Pruden married Anne Rice Pulliam in 1960, but they ultimately divorced. He had an adopted son.

In Washington DC, he was a political and foreign correspondent with the National Observer, working for the well-respected paper until it folded in 1976.

From 1976 to 1982, Pruden spent his time writing what he called “The Great American Novel,” which went unpublished. His savings exhausted, he returned to journalism, with an old friend who was with the Washington Times convincing him to join the paper’s staff. The fact of his having been away from the world of daily journalism for some time—coupled with reports that he had, in fact, left the National Observer amid allegations of manufacturing quotations for his stories—made his initial hiring a probationary one.

He soon established himself with the fledgling daily, and from 1982 to 1983, Pruden was chief political correspondent for the Times. In 1983, he became assistant managing editor; he was named managing editor in 1985. In 1992, Pruden was named the paper’s editor in chief, a position he held until his retirement in 2008. For most of his tenure, he also wrote the regular column “Pruden on Politics.”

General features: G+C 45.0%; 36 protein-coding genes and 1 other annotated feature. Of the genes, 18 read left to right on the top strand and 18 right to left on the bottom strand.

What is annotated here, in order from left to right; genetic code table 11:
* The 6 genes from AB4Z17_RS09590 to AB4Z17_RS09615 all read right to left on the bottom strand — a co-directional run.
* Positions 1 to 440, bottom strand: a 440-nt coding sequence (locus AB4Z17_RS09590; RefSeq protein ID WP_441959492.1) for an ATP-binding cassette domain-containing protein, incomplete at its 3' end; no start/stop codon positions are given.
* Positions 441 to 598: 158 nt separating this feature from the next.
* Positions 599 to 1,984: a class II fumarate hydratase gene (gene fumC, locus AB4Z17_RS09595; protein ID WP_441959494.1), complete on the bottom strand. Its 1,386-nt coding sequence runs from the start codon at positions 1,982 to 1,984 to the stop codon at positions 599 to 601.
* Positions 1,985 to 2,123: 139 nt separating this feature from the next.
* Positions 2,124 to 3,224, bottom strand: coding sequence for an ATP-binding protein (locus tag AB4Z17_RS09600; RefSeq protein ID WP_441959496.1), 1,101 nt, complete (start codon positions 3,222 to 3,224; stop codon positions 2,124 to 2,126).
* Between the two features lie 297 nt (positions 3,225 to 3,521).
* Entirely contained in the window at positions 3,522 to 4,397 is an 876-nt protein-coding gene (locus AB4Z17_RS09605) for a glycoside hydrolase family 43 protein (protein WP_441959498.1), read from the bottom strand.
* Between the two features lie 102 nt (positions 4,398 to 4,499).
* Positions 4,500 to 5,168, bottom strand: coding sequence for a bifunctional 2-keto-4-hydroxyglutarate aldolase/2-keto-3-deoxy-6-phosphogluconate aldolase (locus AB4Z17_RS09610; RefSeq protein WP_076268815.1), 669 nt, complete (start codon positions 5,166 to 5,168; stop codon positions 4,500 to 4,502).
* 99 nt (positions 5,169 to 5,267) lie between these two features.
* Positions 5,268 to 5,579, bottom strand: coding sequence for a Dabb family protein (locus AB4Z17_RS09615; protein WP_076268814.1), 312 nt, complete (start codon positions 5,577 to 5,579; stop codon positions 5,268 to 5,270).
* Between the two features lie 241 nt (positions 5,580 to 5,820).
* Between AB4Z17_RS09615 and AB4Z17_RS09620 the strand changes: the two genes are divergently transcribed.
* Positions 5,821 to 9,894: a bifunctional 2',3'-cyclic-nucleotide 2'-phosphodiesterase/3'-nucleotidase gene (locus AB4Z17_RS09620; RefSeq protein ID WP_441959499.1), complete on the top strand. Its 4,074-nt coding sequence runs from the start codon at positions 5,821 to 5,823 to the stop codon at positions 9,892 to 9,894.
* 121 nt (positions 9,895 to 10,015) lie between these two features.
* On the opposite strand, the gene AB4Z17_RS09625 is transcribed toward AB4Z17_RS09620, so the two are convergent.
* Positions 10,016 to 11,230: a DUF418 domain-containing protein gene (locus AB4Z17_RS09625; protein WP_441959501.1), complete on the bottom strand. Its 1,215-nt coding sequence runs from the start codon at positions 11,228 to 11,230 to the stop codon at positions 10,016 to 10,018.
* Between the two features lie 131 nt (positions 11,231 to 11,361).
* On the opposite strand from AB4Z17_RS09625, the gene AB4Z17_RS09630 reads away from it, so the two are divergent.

Pruden and the Times were at the peak of their influence in the 1980s, as the paper was seen as the capital’s voice for the Ronald Reagan administration. Pruden acknowledges that the paper used that status to secure better access to and exclusive interviews from high-ranking officials, beginning with the Reagan administration and continuing through to that of George W. Bush. In contrast, during the Bill Clinton years, the paper served, in Pruden’s view, as a vigilant watchdog monitoring what it saw as that administration’s misguided and often irresponsible efforts.